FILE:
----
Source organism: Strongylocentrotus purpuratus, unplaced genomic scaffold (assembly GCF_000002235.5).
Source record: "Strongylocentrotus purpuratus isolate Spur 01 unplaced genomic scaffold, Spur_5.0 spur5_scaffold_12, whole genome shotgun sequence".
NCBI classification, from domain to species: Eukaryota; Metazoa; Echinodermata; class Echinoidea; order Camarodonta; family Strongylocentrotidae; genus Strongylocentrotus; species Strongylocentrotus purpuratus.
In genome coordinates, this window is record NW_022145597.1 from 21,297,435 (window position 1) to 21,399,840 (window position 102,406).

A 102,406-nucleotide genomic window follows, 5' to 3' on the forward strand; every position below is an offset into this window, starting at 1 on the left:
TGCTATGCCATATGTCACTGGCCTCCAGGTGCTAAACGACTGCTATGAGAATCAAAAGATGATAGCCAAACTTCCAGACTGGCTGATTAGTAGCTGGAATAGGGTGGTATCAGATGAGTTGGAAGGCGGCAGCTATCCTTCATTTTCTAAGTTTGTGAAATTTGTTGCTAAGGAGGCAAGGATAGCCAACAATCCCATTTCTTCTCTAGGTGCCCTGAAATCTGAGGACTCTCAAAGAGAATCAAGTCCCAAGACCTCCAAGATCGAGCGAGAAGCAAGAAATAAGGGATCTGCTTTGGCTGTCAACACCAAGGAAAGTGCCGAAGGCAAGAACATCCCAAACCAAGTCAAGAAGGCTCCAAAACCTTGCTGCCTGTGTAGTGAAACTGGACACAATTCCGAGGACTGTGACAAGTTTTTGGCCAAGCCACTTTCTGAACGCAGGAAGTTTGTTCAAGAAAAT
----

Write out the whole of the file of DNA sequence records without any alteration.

Source organism: Strongylocentrotus purpuratus, unplaced genomic scaffold (assembly GCF_000002235.5).
Source record: "Strongylocentrotus purpuratus isolate Spur 01 unplaced genomic scaffold, Spur_5.0 spur5_scaffold_12, whole genome shotgun sequence".
NCBI classification, from domain to species: Eukaryota; Metazoa; Echinodermata; class Echinoidea; order Camarodonta; family Strongylocentrotidae; genus Strongylocentrotus; species Strongylocentrotus purpuratus.
In genome coordinates, this window is record NW_022145597.1 from 21,297,435 (window position 1) to 21,399,840 (window position 102,406).

A 102,406-nucleotide genomic window follows, 5' to 3' on the forward strand; every position below is an offset into this window, starting at 1 on the left:
TGCTATGCCATATGTCACTGGCCTCCAGGTGCTAAACGACTGCTATGAGAATCAAAAGATGATAGCCAAACTTCCAGACTGGCTGATTAGTAGCTGGAATAGGGTGGTATCAGATGAGTTGGAAGGCGGCAGCTATCCTTCATTTTCTAAGTTTGTGAAATTTGTTGCTAAGGAGGCAAGGATAGCCAACAATCCCATTTCTTCTCTAGGTGCCCTGAAATCTGAGGACTCTCAAAGAGAATCAAGTCCCAAGACCTCCAAGATCGAGCGAGAAGCAAGAAATAAGGGATCTGCTTTGGCTGTCAACACCAAGGAAAGTGCCGAAGGCAAGAACATCCCAAACCAAGTCAAGAAGGCTCCAAAACCTTGCTGCCTGTGTAGTGAAACTGGACACAATTCCGAGGACTGTGACAAGTTTTTGGCCAAGCCACTTTCTGAACGCAGGAAGTTTGTTCAAGAAAAT